Making Sense of the Blackbaud Ransomware Attack
Currently, the cybersecurity discourse is consumed with talk about the revelations surrounding the Blackbaud ransomware attack. What happened? What lessons can enterprises learn from it? What might the fallout of the Blackbaud ransomware attack entail?
Here are the facts. Blackbaud, a cloud software supplier, suffered a ransomware attack that took place over the course of several months and only discovered in May. Upon discovery, Blackbaud decided to pay the ransomware attackers, a move considered unwise by cybersecurity experts.
Then, the supplier waited two months before initially disclosing the attack to the public. In its original statement, Blackbaud stated that its security team mitigated the damage and expelled the attackers. Additionally, it claimed it paid off the hackers to protect its clients, and that the hackers did not access sensitive data. However, they acknowledged hackers did copy a subset of client data.
In a new regulatory filing, Blackbaud admitted that hackers did steal sensitive data from some customers including bank account information and social security numbers. Breached information also includes passwords and usernames, although the company believes credit card information was not affected. The affected information may not have been encrypted prior to the attack.
Blackbaud’s clients include numerous universities as well as several charities in the U.S. and the U.K.
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Expert Commentary: The Blackbaud Ransomware Attack
Mounir Hahad is Head of the Juniper Threat Labs at Juniper Networks.
“It used to be that computers were secure and that only communication was vulnerable to interception. But that time has long gone. We seem to focus so much on securing communication with encryption that we forget that data security has three essential components: securing data at rest so no one can steal it, securing communication so no one can snoop in on it and ensuring data integrity so no one can tamper with it. Every organization has to take a hard look at the data it stores and make sure no sensitive data is ever stored or moved around in the clear and that data integrity is verified at critical processing steps. Unfortunately, I have little faith this will just happen out of good will. We will need some legislation that mandates this policy and punishes organizations that egregiously ignore this mandate and end up exposing troves of sensitive customer data.”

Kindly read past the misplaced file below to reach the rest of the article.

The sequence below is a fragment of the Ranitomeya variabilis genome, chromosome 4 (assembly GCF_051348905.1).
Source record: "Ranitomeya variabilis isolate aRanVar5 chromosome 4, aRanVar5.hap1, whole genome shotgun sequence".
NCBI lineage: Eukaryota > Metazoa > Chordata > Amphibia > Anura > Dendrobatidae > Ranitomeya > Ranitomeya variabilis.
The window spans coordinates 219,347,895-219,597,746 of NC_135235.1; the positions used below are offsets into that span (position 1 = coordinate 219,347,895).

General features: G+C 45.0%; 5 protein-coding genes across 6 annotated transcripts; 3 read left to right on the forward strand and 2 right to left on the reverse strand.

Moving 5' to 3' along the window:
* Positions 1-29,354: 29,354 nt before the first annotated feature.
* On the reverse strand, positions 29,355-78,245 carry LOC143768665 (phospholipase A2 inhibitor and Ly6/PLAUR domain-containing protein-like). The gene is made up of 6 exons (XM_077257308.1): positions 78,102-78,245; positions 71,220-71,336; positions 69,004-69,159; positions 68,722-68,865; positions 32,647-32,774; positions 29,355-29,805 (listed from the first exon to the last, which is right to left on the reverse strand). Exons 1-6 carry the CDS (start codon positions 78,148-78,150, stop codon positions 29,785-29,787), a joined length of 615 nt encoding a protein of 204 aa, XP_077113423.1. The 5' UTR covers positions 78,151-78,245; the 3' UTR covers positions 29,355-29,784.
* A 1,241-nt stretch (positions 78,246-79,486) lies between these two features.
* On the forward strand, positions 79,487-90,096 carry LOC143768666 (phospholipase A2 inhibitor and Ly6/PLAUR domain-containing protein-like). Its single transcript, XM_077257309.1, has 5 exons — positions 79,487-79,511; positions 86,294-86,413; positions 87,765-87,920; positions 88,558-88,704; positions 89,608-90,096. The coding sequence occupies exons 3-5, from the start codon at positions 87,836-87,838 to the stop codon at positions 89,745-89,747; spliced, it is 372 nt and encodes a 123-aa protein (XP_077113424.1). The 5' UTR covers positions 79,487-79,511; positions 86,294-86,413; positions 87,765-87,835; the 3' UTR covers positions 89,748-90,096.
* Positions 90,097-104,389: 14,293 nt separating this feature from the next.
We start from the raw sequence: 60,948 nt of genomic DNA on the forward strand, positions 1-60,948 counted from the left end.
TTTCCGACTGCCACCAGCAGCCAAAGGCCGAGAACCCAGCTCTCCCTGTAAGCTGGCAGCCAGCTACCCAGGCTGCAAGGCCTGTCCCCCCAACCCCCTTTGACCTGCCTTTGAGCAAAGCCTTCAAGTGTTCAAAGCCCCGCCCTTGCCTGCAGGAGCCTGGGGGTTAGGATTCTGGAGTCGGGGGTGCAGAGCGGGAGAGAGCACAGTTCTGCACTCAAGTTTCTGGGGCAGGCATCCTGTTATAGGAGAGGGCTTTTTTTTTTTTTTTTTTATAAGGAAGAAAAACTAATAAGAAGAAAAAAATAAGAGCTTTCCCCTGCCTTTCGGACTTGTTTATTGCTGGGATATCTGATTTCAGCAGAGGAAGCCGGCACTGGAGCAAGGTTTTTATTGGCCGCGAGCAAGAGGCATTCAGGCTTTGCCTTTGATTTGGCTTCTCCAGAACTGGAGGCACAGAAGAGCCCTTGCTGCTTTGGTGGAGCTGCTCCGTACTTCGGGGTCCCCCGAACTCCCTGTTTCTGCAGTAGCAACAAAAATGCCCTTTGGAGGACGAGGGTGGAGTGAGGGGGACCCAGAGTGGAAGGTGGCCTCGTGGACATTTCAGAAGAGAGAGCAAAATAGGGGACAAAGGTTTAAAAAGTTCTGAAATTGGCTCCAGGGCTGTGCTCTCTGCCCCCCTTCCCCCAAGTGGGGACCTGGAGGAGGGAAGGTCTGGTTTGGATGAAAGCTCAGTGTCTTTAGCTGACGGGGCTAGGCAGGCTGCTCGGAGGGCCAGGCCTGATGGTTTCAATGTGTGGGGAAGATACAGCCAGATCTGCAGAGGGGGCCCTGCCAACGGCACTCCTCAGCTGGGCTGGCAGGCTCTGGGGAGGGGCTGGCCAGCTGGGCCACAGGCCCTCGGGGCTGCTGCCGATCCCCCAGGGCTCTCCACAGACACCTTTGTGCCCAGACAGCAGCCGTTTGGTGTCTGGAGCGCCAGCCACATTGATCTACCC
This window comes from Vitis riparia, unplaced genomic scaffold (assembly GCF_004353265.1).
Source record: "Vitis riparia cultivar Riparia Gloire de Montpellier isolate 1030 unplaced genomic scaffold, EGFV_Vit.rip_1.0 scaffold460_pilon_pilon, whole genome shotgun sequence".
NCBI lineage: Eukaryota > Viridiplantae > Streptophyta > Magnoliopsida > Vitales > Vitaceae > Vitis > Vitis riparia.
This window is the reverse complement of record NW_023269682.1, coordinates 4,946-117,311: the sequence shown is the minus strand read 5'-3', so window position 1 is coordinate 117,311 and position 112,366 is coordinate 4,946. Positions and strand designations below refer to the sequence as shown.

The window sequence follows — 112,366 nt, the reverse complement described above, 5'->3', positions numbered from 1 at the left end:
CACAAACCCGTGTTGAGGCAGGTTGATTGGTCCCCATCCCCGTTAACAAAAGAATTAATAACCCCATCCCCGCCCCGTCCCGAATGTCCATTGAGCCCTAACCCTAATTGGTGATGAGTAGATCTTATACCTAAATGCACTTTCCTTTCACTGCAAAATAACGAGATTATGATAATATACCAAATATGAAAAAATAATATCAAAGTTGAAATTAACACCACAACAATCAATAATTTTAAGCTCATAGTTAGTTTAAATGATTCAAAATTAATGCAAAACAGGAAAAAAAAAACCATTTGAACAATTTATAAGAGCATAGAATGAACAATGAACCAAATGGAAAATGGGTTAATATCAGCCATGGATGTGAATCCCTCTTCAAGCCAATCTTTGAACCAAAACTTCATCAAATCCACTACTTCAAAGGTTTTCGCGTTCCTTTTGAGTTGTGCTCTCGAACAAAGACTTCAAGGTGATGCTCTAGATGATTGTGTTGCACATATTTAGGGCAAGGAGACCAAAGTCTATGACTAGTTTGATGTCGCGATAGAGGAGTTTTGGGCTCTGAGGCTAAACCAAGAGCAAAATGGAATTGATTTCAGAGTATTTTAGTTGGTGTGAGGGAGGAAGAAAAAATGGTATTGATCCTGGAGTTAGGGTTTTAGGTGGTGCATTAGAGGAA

Saryu Nayyar is CEO of Gurucul.
“The revelations about the Blackbaud breach are disappointing but, sadly, not surprising. Originally reported as a loss of non-vital information, the forensics reveals a different picture. At the time, there was no reason to assume the attackers wouldn’t abuse or sell the personal information they had. Now that forensics have shown the attackers had access to credit card and banking information, it’s almost certain that information will end up for sale on the dark web, making this incident considerably more serious than originally assumed.”
Dan Piazza is Technical Product Manager at Stealthbits Technologies.
“To stay positive in the court of public opinion, it’s typically best practice to avoid definitive statements about the scope of a potential breach before a full investigation has been performed. Ultimately, it’s far easier to simply state you’re taking the matter seriously and will have further comments after conducting an extensive review of the incident, rather than needing to backtrack from a strong statement that turned out to be false. Needing to walk back statements can, perhaps unfairly, call into question future statements, and brings about scrutiny that could have been avoided. When breaches occur, consumers and others affected will be upset regardless. However, trust is reduced further when false statements are made, despite an organization’s good intentions.”
Thanks to these experts for their time and expertise. Learn more about securing your data in our SIEM Buyer’s Guide.
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